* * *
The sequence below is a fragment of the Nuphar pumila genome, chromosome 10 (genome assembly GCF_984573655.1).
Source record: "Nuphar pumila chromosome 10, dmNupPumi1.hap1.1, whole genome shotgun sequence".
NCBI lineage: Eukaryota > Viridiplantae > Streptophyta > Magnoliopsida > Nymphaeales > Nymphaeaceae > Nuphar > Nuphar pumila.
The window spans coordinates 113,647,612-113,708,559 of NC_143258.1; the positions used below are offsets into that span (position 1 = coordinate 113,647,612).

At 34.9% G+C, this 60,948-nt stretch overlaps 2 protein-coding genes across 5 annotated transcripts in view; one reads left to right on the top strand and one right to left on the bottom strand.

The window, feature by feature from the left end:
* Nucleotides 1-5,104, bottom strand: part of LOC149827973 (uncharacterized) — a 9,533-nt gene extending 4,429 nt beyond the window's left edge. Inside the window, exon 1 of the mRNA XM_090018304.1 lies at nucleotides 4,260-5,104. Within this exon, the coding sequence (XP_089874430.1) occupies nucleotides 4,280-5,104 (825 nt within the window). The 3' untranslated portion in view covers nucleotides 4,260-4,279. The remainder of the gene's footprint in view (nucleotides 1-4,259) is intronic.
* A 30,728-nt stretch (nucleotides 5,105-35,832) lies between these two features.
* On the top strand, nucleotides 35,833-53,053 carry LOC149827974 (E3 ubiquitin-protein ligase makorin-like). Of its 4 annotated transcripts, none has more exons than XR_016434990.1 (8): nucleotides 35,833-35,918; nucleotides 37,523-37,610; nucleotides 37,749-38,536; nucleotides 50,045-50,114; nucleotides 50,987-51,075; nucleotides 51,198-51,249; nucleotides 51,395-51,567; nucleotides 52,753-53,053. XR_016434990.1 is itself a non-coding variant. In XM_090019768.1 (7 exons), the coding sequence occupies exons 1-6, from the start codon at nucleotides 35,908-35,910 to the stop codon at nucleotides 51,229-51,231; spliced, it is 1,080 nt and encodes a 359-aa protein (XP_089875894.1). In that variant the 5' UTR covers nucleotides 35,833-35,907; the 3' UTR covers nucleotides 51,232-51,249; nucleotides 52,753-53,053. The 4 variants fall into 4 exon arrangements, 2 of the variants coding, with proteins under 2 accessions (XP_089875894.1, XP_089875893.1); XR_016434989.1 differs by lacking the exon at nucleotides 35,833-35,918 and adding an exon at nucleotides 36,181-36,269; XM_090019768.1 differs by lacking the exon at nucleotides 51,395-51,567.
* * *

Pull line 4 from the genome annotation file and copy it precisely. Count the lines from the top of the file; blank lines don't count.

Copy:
The window spans coordinates 113,647,612-113,708,559 of NC_143258.1; the positions used below are offsets into that span (position 1 = coordinate 113,647,612).